Getzlaf called it a career in Anaheim, with a Hall of Fame bid awaiting.

Anaheim – At the end of a passionate, 30-minute farewell Ryan Gatezlaf has dominated for 17 seasons, the Anaheim Duck captain has made a confession.

“To tell you the truth, last year’s trade deadline was the hardest two days of my life,” said the 36-year-old, looking at his wife in a room with classmates, friends, family and alumni.

“Page and I stayed up late talking about it, and in the end the decision to stay was based on the loyalty shown to me. It didn’t feel right to go anywhere. “It’s a privilege to be able to play my whole career with an organization.”

And so it is here, in Southern California, where Regina Native, who has made such an unforgivable mark on the organization and the community, will continue to raise her four children.

He was devastated to see the four young men sitting in the center and in front of his farewell announcement, explaining how he knew it was time to move on from a game that might one day well call him to a Hall of Fame speech.

“I’ve always said that when I’m going to retire I’m going to direct my body and mind,” he joked, adding that initially he thought he’d wrap it up ten years ago.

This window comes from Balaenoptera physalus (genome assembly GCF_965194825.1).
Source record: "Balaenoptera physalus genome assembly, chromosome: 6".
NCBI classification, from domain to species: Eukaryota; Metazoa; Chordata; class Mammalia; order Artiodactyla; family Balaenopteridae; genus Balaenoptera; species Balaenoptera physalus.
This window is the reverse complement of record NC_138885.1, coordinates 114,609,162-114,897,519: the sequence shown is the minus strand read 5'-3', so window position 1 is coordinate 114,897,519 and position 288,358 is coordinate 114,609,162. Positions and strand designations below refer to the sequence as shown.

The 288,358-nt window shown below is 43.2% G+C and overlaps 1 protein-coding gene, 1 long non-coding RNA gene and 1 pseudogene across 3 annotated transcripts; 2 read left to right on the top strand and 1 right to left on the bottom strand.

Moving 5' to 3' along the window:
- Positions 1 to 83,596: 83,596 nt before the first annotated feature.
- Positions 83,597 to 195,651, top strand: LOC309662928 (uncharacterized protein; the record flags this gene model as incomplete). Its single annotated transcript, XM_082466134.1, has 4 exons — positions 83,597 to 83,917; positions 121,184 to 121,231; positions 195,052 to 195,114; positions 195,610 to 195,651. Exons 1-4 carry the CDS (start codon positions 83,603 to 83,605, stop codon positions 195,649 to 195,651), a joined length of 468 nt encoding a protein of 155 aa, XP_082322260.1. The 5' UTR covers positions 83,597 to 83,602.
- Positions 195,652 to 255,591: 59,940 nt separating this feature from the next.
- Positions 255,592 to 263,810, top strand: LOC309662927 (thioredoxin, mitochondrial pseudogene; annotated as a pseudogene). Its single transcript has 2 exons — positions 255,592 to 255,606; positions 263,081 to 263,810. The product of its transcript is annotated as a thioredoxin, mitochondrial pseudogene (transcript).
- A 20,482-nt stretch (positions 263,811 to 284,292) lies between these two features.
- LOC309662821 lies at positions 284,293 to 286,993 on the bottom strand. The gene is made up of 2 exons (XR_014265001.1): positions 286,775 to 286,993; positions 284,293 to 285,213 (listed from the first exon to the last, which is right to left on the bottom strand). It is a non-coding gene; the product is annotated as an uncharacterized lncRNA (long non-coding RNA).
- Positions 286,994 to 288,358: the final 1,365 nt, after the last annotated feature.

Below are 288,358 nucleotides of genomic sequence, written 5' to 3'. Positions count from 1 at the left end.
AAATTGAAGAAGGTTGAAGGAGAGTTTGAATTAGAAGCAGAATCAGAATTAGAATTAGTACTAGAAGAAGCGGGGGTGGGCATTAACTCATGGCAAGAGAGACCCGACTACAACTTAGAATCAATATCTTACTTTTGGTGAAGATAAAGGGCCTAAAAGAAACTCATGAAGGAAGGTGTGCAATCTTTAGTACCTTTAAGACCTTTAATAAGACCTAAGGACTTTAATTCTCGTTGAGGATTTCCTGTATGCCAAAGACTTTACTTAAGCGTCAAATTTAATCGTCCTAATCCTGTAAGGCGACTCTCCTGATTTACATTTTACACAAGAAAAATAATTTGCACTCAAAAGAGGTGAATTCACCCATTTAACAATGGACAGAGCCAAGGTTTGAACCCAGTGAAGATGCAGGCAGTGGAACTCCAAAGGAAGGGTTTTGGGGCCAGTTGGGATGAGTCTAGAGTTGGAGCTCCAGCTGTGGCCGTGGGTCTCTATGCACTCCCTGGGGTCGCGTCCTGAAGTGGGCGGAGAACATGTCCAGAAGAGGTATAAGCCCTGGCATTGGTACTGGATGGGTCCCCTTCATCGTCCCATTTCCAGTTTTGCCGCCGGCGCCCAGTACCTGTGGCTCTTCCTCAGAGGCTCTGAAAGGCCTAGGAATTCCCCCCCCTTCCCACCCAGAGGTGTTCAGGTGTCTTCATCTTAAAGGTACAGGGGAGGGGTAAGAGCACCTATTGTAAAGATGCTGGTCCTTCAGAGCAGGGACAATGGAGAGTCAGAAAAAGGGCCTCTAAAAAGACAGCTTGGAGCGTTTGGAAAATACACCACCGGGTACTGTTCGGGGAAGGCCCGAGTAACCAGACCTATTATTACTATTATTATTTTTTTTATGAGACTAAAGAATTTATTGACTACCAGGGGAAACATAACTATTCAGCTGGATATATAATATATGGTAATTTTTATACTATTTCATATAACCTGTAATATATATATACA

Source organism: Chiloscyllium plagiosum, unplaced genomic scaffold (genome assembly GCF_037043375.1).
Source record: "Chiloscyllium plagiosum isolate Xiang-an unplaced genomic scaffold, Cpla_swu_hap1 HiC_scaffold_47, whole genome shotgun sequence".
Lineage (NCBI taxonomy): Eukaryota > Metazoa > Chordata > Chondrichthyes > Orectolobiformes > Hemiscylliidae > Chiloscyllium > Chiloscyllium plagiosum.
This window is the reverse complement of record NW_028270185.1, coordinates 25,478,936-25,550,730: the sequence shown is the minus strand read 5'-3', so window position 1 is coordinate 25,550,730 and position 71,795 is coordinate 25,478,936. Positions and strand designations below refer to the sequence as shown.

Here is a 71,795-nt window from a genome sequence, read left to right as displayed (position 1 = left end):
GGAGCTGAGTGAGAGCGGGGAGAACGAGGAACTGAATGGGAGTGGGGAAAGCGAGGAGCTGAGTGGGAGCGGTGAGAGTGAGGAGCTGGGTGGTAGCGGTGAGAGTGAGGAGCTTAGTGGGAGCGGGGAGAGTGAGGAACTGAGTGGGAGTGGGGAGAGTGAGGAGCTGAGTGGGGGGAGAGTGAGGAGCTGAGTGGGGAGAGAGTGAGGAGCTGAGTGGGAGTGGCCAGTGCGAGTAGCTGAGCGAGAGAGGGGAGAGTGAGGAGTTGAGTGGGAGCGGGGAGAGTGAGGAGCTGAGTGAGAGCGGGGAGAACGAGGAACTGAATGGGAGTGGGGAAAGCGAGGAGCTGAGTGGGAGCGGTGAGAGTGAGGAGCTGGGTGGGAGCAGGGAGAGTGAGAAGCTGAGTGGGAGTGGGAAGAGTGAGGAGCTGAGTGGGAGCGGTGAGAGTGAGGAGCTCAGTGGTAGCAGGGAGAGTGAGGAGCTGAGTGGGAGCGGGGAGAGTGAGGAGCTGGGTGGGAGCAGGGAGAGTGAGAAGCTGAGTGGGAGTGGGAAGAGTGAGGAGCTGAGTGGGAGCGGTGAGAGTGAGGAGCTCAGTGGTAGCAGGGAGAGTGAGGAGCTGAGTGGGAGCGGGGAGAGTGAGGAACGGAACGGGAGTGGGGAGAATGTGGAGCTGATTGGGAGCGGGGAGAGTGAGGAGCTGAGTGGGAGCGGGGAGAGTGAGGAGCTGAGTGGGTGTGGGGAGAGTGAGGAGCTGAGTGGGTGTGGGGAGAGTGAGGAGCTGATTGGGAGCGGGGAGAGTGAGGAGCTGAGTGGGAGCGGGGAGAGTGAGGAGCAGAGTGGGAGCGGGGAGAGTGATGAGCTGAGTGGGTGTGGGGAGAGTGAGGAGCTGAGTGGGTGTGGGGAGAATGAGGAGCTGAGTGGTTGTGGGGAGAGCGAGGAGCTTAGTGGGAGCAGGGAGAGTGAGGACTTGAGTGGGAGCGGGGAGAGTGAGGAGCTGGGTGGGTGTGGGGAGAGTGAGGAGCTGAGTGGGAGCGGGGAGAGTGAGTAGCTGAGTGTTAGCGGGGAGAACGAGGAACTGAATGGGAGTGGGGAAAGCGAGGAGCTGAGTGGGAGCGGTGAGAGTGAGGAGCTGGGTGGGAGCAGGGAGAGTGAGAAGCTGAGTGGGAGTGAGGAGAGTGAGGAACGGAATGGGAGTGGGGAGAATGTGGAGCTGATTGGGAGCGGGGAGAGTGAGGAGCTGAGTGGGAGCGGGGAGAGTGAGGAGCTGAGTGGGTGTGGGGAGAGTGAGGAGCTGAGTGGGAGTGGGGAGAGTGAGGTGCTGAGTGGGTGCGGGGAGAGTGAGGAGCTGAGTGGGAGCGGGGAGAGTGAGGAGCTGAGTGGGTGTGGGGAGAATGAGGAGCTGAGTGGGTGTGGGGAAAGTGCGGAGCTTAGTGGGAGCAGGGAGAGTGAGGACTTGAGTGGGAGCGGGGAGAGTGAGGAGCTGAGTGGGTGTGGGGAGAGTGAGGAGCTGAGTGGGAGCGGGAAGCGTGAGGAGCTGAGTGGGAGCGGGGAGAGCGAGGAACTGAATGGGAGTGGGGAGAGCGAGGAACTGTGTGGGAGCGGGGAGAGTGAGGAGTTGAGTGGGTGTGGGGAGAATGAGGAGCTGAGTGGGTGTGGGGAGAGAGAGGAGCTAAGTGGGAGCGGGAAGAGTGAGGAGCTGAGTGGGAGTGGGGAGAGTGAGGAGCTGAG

“Everyday crushing, and preparation for each season, becomes harder as you get older.

“I have created a supportive environment around me, a loving family where I want to go home. I want to grow up playing with the kids, not watching the game.

“Getting out of the game before I was able to do this kind of thing was a big deal for me.”

And so he will be fit for his last NHL game on April 24 against the Blues, allowing a Honda Center fan to bid farewell to one of the most influential centers and playmakers of his era.

A man whose 6-foot-4, 225-pound frame helped him join some elite teams in the game in 2007 by adding a Stanley Cup crown, two Olympic gold, a World Junior crown and a World Championship title, and 1,150 regular seasons. Games while playing

“These are rugby miles on his body,” said former post GM Brian Burke, who admits he can’t perceive a player as physically as Getzlaf can tolerate.

“It’s one thing to play a lot, but it’s another difficult game. I’ve only had him for a few years, but what we did when Getty was there was a victory. “

Burke vividly recalls how professional Gateslaf was in his rookie year in 2005 when Burke decided to send him and Corey Perry to AHL two months later, although both were performing admirably.

“We didn’t like our leadership group at the time and we didn’t think it was a good team to learn from, so I told them, ‘This could be the most unfair move in hockey history but we need to keep you away from this group.’ “Getzlaf averaged two points in Portland and came back in January well,” Burke said.

“They managed it like champions.”

Towards the end of that year, after losing a fierce race to Game 5 in the conference finals, the young couple were asked to return shortly after to Portland, where they had a Game 7 of their own in the Calder Cup semifinals.